Lord Speaker to retire

Lord Norton

The Lord Speaker, Baroness Hayman, has announced that she will not be seeking re-election in July. 

 The Lord Speaker is elected for a term of five years and is eligible to serve for a maximum of two terms.  Baroness Hayman was the first person to be elected to the post, in 2006, after the Lord Chancellor ceased to be the Speaker of the House.  As such, she created history and has been extremely active as an ambassador for the House, not least in promoting an extensive and successful outreach programme, exemplied in the ‘Peers in School’ initiative.

The House will have an opportunity to pay tribute to her at a later date.  In the interim, it will be interesting to see which candidates emerge to succeed her.

16 comments for “Lord Speaker to retire

  1. Lord Blagger
    09/05/2011 at 6:04 pm

    Pseudo elected.

    We get no say.

    • Lord Norton
      Lord Norton
      10/05/2011 at 12:32 am

      Lord Blagger: You don’t get a say in the election of the Speaker of the House of Commons either. The members of the House are arguably best placed to make the choice based on knowledge of the candidates.

      • Lord Blagger
        10/05/2011 at 8:49 am

        We don’t get a say in your dictating to us what laws we have to conform to either.

        You’ve not got one iota of legitamacy as a result.

        So come on, answer my prior question.

        What should happen to lords who not attended and claimed?

        1 year or 2 years in jail?

        • Lord Norton
          Lord Norton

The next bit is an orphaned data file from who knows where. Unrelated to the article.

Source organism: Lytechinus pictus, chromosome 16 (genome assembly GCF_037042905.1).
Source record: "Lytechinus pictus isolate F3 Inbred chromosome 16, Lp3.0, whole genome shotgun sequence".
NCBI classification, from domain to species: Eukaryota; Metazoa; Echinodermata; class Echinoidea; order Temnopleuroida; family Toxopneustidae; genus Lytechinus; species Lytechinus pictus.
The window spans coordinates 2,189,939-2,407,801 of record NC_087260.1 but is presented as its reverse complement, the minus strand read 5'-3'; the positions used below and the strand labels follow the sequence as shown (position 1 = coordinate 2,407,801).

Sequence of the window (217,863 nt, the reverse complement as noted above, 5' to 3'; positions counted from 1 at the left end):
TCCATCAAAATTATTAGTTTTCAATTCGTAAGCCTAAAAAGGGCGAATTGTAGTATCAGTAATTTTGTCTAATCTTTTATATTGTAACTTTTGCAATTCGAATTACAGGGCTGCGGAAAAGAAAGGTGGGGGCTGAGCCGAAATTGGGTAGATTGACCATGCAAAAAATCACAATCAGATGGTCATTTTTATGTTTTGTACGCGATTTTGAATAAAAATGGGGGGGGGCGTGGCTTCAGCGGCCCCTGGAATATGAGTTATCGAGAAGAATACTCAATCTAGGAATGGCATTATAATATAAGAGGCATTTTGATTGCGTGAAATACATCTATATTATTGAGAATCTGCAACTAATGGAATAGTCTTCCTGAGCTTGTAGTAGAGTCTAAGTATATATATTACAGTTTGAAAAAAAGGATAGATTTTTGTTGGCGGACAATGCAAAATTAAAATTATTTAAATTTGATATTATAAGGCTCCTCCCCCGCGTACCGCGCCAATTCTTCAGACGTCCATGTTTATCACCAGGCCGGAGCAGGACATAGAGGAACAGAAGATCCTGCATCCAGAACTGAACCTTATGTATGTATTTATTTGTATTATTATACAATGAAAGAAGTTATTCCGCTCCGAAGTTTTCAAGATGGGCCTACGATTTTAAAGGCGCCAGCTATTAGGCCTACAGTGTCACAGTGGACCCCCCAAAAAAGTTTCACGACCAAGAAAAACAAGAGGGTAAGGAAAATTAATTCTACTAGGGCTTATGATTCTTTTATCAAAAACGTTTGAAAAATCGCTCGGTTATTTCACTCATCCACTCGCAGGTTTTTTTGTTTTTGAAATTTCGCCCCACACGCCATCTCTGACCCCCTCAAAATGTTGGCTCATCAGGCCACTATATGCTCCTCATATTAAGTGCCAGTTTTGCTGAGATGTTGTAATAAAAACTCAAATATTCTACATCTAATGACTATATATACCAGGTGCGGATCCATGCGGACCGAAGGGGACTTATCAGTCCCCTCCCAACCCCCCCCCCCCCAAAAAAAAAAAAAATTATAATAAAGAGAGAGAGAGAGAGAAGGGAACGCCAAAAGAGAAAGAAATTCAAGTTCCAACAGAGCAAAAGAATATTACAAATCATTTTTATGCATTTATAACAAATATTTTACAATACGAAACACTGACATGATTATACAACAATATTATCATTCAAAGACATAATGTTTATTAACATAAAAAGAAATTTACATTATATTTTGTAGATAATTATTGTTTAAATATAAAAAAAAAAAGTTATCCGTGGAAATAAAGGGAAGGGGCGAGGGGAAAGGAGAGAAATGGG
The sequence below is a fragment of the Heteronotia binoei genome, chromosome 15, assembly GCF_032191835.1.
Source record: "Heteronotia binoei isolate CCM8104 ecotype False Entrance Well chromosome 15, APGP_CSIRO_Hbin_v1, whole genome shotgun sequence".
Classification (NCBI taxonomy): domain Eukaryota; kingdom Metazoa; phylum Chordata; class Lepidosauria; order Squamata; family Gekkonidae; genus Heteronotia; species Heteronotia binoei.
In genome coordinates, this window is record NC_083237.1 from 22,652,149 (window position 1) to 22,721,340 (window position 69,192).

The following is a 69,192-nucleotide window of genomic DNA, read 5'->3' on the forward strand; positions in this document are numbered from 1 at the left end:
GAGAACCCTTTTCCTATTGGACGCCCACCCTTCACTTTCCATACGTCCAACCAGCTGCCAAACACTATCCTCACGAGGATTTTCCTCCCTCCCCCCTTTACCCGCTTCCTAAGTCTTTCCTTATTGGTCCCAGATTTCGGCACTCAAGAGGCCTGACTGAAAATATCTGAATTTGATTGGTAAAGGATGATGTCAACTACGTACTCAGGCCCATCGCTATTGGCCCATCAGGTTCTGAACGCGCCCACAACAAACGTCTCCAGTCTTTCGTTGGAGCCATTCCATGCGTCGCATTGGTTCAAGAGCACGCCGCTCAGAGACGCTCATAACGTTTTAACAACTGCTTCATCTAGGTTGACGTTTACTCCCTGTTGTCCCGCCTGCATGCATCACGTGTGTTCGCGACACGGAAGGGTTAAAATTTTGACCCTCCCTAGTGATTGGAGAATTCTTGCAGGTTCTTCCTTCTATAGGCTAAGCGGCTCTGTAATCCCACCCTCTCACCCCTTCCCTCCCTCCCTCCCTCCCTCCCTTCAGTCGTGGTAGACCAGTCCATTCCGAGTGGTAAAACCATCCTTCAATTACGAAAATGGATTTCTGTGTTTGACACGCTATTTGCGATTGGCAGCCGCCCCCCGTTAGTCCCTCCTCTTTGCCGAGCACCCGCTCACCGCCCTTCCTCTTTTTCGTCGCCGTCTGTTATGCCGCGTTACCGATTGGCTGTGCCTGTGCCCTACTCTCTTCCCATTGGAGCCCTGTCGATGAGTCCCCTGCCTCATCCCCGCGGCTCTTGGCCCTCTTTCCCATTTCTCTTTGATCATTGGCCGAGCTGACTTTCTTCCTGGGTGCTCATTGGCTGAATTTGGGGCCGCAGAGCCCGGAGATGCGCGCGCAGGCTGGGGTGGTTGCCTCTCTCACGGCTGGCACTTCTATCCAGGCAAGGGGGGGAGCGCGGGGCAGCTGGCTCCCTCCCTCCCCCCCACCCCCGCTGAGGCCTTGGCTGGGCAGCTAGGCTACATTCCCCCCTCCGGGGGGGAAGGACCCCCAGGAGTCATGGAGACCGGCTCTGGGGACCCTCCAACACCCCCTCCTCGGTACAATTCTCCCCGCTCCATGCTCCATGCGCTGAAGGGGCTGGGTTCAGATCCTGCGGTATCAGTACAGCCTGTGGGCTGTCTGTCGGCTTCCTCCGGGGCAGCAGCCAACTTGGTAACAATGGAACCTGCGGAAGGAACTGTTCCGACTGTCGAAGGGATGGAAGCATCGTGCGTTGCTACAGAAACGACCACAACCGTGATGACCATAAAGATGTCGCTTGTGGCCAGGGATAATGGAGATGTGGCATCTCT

11/05/2011 at 4:31 pm

          Lord Blagger: I think we are going to have to apply the same rule to this blog as applies in the Commons against tedious repetition. I am fed up of pointing out that we do not dictate to anyone, as anyone with a passing knowledge of the parliamentary process will be aware. I am very familiar with the concept of legitimacy. There is a substantial literature on the subject.

          As I have pointed out, under the new regime, peers have to attend in order to claim the daily attendance allowance. As for peers who commit offences, we should adopt the same practice as in the Commons,as provided for in the Steel Bill.

          • Lord Blagger
            11/05/2011 at 7:30 pm

            The problem is that you need to be constantly reminded that you have no democratic authority what so ever.

            Now you constantly like to dress up the Lords as a democratic institution. ie. You have elections for your speaker.

            However, it doesn’t change the basic truth.

            1. When you pass a law, you dictate.

            2. You aren’t elected.

          • Lord Norton
            Lord Norton
            11/05/2011 at 9:07 pm

            Lord Blagger: Twaddle. The response to each of your points is: No I don’t; No I don’t; No, we don’t. We know.

          • Lord Blagger
            12/05/2011 at 8:52 am

            Two points – three replies from you. Try using some fingers.

            You do dictate. You’re even doing it now trying to state that you’re democratic, because you’ve dictate you are.